The Montclair Dispatch College Counseling Series-Part 2

This is part two of a six-part series discussing the college process. 

Montclair High Students Prepare for Their Next Steps // Photo Courtesy of Studio042 Photography
Montclair High Students Prepare for Their Next Steps // Photo Courtesy of Studio042 Photography

All advice and instruction are provided courtesy of Barbara Gottesman, whose company, College Help! Organization and Advising Services has helped hundreds of high school students in Montclair, Glen Ridge and surrounding towns and counties over the years.   She helps navigate the application process, so students can find their place in the college or university that is right for them. It’s important to note that college isn’t for everybody. Barbara is also an excellent asset for students who feel that college is not the right place for them. There is a multitude of great options for students not interested in or ready for college immediately after high school.

By the end of June every year, around 650 to 700 students from Montclair High School (MHS), Montclair Kimberley Academy (MKA), Immaculate Conception, and Lacordaire Academy graduate from high school.

And that number does not include Montclair students who attend high schools outside of the township such as Seton Hall Prep, Saint Peter’s Prep, Mount Saint Dominic Academy, Kent Place School, Newark Academy, and boarding schools. Many of these rising college freshmen are competing with the rest of the nation–and the world–to attend the country’s top colleges and universities. And every year, our high schools consistently send their students to top schools, some of which have acceptance rates as low as 5%.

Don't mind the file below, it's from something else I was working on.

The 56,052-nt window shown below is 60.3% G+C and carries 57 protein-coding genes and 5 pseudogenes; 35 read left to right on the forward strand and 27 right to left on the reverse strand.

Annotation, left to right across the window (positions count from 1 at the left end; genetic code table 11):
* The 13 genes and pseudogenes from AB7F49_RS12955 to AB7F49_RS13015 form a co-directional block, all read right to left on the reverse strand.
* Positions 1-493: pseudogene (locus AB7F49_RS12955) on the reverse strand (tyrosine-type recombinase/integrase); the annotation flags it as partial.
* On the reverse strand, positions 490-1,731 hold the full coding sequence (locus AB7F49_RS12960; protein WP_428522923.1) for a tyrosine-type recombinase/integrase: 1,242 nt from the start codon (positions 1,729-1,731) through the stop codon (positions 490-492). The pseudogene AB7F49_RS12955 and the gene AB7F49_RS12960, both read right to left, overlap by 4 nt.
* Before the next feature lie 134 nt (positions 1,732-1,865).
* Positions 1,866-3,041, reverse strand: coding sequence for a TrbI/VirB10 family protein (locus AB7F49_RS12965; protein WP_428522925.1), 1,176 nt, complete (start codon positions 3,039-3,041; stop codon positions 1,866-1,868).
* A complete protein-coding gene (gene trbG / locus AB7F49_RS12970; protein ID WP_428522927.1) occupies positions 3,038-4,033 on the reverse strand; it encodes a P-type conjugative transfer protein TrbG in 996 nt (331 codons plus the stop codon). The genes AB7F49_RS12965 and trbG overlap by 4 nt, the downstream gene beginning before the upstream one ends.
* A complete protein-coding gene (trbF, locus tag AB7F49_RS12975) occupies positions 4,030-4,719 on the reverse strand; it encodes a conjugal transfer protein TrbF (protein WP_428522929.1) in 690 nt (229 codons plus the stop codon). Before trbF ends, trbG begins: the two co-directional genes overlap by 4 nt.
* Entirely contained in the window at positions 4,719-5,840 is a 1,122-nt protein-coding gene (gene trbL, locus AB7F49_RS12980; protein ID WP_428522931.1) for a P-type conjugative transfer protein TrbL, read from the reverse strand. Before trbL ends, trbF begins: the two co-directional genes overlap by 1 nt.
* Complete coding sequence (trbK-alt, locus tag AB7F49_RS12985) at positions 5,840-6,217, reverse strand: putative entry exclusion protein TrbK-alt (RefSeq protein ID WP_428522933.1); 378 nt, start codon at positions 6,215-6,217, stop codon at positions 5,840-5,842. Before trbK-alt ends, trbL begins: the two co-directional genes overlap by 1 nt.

For many students across the United States, the college process is often the most stressful aspect of their high school careers. Whether it’s the ACTs, the SATs, the Common App, the CAAS, the Universal application, a college’s individual application, garnering teacher recommendations, or writing supplemental essays, an enormous amount of time and energy can be devoted to landing at the right college or university. It doesn’t have to be so time-consuming.